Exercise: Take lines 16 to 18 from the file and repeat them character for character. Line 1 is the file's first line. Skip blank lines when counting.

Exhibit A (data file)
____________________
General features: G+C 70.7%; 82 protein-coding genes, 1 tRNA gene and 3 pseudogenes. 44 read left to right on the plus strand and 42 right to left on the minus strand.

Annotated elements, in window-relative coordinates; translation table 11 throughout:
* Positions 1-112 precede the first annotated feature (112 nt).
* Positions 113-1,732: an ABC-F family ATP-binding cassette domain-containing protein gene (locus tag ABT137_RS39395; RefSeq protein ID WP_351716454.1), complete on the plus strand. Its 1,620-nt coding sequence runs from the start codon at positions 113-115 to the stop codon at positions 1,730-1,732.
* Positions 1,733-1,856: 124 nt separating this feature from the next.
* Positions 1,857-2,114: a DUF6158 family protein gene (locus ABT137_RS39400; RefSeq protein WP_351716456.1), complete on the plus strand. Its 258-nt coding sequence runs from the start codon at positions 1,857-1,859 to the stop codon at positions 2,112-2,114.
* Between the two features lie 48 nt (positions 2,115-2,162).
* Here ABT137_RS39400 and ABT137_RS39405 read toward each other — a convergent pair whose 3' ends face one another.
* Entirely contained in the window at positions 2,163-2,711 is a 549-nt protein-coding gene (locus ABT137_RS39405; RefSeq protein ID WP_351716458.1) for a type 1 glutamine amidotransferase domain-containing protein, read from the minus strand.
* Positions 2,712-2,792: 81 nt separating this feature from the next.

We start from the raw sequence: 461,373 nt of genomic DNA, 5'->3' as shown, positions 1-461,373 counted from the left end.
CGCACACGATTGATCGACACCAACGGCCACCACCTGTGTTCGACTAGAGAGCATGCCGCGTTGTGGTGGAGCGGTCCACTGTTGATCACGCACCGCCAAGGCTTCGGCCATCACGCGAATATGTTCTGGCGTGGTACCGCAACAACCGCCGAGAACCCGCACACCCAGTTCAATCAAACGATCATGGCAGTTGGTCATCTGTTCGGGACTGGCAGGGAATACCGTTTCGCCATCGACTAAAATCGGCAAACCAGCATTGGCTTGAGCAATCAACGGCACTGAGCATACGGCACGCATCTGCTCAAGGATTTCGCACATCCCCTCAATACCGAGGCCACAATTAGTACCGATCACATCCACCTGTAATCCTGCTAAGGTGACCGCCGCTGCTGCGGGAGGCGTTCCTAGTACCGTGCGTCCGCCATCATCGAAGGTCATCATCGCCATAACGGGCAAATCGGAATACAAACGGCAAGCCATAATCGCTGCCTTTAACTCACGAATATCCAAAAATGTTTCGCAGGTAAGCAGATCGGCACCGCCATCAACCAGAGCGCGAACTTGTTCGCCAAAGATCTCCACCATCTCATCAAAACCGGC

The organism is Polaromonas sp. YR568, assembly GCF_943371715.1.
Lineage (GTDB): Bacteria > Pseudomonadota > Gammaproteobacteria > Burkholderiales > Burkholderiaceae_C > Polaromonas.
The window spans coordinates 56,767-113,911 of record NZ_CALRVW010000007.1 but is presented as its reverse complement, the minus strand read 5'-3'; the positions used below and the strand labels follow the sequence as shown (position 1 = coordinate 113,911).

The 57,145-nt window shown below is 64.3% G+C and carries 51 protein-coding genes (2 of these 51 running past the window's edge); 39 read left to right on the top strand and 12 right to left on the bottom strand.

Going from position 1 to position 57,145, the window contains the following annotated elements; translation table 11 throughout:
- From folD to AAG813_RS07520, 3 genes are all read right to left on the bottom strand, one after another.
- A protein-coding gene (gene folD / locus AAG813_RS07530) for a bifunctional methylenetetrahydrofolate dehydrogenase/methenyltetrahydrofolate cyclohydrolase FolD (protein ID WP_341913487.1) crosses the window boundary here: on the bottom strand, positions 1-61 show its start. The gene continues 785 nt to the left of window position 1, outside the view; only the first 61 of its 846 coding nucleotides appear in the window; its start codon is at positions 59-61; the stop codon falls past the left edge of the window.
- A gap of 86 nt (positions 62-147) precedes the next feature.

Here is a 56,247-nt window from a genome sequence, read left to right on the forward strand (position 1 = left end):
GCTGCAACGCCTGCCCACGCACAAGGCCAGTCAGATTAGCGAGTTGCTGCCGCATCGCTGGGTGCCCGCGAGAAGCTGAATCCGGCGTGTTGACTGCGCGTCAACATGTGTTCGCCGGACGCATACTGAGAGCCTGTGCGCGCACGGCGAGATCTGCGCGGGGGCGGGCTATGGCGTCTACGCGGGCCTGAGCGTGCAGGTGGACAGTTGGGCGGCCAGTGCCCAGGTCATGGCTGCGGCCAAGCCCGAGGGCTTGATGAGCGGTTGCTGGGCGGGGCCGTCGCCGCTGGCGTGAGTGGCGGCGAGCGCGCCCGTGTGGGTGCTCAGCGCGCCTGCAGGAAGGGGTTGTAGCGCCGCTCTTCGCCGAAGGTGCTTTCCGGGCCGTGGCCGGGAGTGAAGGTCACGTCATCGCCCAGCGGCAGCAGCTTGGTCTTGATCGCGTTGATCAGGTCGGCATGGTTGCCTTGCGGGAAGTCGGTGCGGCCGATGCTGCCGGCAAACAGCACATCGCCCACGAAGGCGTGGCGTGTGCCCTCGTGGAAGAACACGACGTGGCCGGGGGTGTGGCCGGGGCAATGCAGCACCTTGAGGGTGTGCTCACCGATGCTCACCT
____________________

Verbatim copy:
The 57,145-nt window shown below is 64.3% G+C and carries 51 protein-coding genes (2 of these 51 running past the window's edge); 39 read left to right on the top strand and 12 right to left on the bottom strand.

Going from position 1 to position 57,145, the window contains the following annotated elements; translation table 11 throughout:
- From folD to AAG813_RS07520, 3 genes are all read right to left on the bottom strand, one after another.